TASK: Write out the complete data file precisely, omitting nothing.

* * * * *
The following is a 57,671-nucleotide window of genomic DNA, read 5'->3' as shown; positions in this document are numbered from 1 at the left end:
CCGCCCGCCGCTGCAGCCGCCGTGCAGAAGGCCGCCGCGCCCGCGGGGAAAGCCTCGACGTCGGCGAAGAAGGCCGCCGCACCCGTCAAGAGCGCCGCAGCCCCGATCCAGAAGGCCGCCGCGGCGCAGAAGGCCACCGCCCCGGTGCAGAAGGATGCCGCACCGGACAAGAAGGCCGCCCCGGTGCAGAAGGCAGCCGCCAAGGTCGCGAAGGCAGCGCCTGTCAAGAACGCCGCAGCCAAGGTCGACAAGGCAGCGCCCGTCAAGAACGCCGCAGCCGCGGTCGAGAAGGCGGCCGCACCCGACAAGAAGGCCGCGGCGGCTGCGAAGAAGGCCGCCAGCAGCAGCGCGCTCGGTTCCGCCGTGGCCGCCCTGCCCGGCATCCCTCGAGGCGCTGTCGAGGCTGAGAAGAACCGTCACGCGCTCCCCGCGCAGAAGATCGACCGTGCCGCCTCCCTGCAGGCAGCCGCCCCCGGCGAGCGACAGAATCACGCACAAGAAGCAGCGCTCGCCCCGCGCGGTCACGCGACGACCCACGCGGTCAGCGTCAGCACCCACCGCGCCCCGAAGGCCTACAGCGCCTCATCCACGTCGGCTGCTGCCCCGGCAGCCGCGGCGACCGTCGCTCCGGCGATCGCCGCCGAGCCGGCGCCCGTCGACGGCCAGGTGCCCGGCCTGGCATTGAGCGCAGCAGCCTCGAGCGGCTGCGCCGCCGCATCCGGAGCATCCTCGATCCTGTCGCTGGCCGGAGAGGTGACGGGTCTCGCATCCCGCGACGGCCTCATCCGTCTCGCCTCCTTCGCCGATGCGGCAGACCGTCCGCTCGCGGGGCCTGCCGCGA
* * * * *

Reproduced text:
The following is a 57,671-nucleotide window of genomic DNA, read 5'->3' as shown; positions in this document are numbered from 1 at the left end:
CCGCCCGCCGCTGCAGCCGCCGTGCAGAAGGCCGCCGCGCCCGCGGGGAAAGCCTCGACGTCGGCGAAGAAGGCCGCCGCACCCGTCAAGAGCGCCGCAGCCCCGATCCAGAAGGCCGCCGCGGCGCAGAAGGCCACCGCCCCGGTGCAGAAGGATGCCGCACCGGACAAGAAGGCCGCCCCGGTGCAGAAGGCAGCCGCCAAGGTCGCGAAGGCAGCGCCTGTCAAGAACGCCGCAGCCAAGGTCGACAAGGCAGCGCCCGTCAAGAACGCCGCAGCCGCGGTCGAGAAGGCGGCCGCACCCGACAAGAAGGCCGCGGCGGCTGCGAAGAAGGCCGCCAGCAGCAGCGCGCTCGGTTCCGCCGTGGCCGCCCTGCCCGGCATCCCTCGAGGCGCTGTCGAGGCTGAGAAGAACCGTCACGCGCTCCCCGCGCAGAAGATCGACCGTGCCGCCTCCCTGCAGGCAGCCGCCCCCGGCGAGCGACAGAATCACGCACAAGAAGCAGCGCTCGCCCCGCGCGGTCACGCGACGACCCACGCGGTCAGCGTCAGCACCCACCGCGCCCCGAAGGCCTACAGCGCCTCATCCACGTCGGCTGCTGCCCCGGCAGCCGCGGCGACCGTCGCTCCGGCGATCGCCGCCGAGCCGGCGCCCGTCGACGGCCAGGTGCCCGGCCTGGCATTGAGCGCAGCAGCCTCGAGCGGCTGCGCCGCCGCATCCGGAGCATCCTCGATCCTGTCGCTGGCCGGAGAGGTGACGGGTCTCGCATCCCGCGACGGCCTCATCCGTCTCGCCTCCTTCGCCGATGCGGCAGACCGTCCGCTCGCGGGGCCTGCCGCGA